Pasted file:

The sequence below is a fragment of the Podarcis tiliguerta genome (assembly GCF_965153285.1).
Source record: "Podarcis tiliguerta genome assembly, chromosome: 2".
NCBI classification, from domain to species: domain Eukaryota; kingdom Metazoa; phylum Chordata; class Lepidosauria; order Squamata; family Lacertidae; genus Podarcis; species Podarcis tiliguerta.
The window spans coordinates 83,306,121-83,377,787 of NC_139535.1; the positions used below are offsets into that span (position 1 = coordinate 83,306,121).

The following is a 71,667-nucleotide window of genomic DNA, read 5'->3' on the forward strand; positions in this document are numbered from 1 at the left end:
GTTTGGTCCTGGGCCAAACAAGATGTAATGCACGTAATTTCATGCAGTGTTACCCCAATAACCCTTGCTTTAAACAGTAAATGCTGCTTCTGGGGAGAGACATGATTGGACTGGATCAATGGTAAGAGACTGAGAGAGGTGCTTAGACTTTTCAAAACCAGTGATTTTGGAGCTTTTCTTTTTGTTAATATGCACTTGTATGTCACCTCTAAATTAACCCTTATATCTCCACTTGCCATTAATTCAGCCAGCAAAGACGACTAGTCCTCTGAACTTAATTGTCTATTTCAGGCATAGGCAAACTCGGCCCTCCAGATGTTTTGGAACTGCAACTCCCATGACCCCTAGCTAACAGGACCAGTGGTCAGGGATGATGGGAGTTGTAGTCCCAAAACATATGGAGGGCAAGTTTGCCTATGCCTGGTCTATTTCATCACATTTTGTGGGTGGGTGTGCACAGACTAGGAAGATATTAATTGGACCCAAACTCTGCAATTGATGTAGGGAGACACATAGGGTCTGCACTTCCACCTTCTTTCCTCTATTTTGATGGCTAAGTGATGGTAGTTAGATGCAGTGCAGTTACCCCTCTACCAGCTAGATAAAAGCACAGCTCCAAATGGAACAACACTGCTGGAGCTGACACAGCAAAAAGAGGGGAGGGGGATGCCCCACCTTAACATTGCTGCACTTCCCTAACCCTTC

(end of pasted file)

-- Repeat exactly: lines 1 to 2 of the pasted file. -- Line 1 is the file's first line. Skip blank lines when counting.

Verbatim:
The sequence below is a fragment of the Podarcis tiliguerta genome (assembly GCF_965153285.1).
Source record: "Podarcis tiliguerta genome assembly, chromosome: 2".